Guest post by Spencer Chumbley:
Since I wrote my last post on “How I made the C100 a web news work horse” I have to admit—I upgraded. I left the ecosystem of Canon – a world that I worked in for years – and took the plunge into Sony’s universe with their popular PXW-FS7 XDCAM. Newsshooter’s editors have extensively reviewed the camera, breaking down lensing options (Part 1, Part 2) and profiling possible rigging from a handful of companies such as Movcam, Tilta, Arri and Zacuto.
The variety of rigs systems is enticing, but after spending $10,000 to buy the system basics (body, batteries, XQD cards, Metabones Speedbooster Ultra), I wasn’t left with much cash for rigging and luckily the camera doesn’t really need any. But I wanted to see what I could do to the Sony FS7 with the Wooden Camera accessories I already owned for the Canon C100 and C300. Was there a way to move between the two ecosystems for the times when my clients like VICE provide me their Canon gear? The answer is yes.
I already had the following parts in my kit:
• Wooden Camera Quick Base
• Wooden Camera Go Shoulder
• Wooden Camera Rosette Bracket
• Small Rig Dog Bone Rosette Arms (12 cm / 19 cm)
• Small Rig Rosette Handle
• Wooden Camera UVF Mount
• Auray Universal Shock Mount
And here’s what I did to make it possible:
By purchasing Wooden Camera Quick Release Plate for the FS7 ($150), I was able to continue using the base plate set-up I had configured for the C100/C300 and retained the Canon C-Series quick release plate for the times when I need to use it with those systems. This small change allows me to continue using front dog bone arms with handles in additional to arm and grip provided by Sony, which does exactly what the dog bone arm with the Movcam grip relocator did on my old C100 set-up. I can also pop the camera out of all its rigging easily via the Quick Base and shoot hand held using body controls for stop/start, aperture, etc.
One issue I came across is size. No matter how hard I tried, I was unable to get my FS7 to fit in my Pelican 1510 flight case. I bring minimal gear when I travel, which means carrying on Pelican flight case (Camera) and InCase DSLR Pro Pack (DSLR b-cam, audio accessories, laptop) with my tripods and duffel below. To avoid buying a bigger case I tweaked further.
To reduce the camera profile, I removed the stock FS7 handle and sacrificed the extra record button, zoom rocker, and hot audio shoe. I found that the Wooden Camera FS7 Top plate ($299) was the best place to starting place to reconfigure the camera. On top of it, I used a Small Rig quick release handle with a 7cm NATO safety rail. This handle choice frees up tons of room on top of the camera which is perfect for attaching 2 wireless mic packs via velcro. It can also be disassembled and packed away more easily.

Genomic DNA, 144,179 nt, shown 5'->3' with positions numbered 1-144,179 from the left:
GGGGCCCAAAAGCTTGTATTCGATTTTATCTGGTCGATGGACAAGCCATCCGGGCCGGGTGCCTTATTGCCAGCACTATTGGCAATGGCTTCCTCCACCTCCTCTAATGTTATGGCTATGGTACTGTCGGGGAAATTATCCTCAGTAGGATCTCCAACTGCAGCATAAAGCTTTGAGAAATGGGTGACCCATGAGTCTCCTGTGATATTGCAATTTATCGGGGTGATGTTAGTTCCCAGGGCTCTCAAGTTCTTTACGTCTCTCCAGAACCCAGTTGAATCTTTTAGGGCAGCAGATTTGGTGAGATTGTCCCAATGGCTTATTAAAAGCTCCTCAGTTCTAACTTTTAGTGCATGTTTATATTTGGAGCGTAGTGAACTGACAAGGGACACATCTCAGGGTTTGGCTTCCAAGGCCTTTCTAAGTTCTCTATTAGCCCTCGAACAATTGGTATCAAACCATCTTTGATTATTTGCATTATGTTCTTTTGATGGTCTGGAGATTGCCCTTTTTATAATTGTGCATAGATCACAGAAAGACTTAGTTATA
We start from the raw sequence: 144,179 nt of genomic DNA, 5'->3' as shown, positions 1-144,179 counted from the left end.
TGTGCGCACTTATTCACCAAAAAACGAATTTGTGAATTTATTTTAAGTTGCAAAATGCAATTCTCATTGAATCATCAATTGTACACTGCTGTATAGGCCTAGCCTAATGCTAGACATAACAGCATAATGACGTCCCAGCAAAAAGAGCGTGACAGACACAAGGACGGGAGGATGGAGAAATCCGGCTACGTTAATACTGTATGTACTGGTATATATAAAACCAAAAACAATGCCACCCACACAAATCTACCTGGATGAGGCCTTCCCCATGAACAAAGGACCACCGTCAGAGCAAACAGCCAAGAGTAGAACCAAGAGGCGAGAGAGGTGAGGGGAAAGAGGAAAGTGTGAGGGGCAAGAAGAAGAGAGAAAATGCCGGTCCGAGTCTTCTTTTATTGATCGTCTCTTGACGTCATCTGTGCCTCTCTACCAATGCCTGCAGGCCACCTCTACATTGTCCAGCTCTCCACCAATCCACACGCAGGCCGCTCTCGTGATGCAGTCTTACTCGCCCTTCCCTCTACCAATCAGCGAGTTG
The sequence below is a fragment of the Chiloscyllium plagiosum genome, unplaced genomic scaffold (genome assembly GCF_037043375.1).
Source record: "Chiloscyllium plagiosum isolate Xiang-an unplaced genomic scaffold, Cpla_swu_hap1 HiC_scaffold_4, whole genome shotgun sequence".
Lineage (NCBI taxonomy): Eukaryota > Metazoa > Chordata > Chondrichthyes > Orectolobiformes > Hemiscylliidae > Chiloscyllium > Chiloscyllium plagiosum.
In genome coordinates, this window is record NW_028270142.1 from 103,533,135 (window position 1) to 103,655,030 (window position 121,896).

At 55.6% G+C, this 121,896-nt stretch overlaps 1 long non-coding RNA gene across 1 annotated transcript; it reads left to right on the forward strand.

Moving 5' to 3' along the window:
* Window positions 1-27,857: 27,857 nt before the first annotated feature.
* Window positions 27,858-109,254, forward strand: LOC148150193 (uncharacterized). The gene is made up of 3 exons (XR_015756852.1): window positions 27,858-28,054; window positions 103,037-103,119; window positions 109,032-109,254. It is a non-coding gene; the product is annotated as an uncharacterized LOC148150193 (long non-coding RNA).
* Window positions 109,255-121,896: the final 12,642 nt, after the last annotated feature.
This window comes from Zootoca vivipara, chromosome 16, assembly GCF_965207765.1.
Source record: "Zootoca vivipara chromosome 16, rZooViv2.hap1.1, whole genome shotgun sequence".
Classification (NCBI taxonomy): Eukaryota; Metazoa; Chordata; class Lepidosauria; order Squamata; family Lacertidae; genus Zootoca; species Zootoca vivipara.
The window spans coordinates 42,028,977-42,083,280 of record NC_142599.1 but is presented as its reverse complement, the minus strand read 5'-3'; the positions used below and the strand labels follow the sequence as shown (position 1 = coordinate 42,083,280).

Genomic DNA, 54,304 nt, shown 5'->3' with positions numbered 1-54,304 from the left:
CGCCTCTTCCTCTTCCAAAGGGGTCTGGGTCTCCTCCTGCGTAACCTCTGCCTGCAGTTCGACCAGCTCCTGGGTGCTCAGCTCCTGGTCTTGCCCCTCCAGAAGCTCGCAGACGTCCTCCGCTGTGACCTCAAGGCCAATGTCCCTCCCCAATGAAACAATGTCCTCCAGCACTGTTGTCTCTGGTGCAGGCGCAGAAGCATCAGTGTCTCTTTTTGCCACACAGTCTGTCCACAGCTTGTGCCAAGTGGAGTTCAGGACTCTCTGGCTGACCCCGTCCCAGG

I purchased Wooden Camera’s FS7 Rail Adapter for UVF mount ($199) so I could keep using the UVF mount I purchased for my C100. Using parts from the original UVF mount and the rail adapter, I mounted the existing Sony LCD and Loupe on the camera via the top plate.
This configuration allows me to easily detach the viewfinder assembly, but removes my shotgun mic mounting platform. Attaching my Auray shock mount via cold shoe to the wooden camera top plate easily solved this problem. This last set of changes to the FS7 not only reduced the camera’s profile, but also allows me to break it down and easily pack it away in my Pelican case.
The transition has from Canon to FS7 has been pretty seamless, but I’m looking to make a final few tweaks that I hope will help with balancing the rig. I currently use Kessler’s Quick Plate system for switching back and forth between my shoulder rig and tripod. Newsshooter’s Dan Chung pointed out in his review that using the Zacuto QR Shoulder Pad on the Kessler/Zacuto QR shifts the camera’s shoulder pad up a few inches so the camera is better balanced. Alternatively, I have also considered investing in MovCam’s FS7 Power Distribution Box and moving to a V-lock battery system, not only for convenience but also to add some weight to the back of the camera for balancing purposes.
All in all, Sony FS7’s out of the box ergonomics are much better than other cameras in its class. Yet, as with any camera, it needs tweaking based on an individual’s operating tastes and preferences. I am happy to have been able to transition accessories purchased for the Canon C-series to the FS7 and have the ability to transfer back when assignments require different cameras. Even so the quest for the perfect shoulder setup continues…
Spencer Chumbley is a freelance producer and cinematographer based in Washington, DC. Follow him on Twitter @SpencerChumbley and view his work at www.fosterdiscourse.com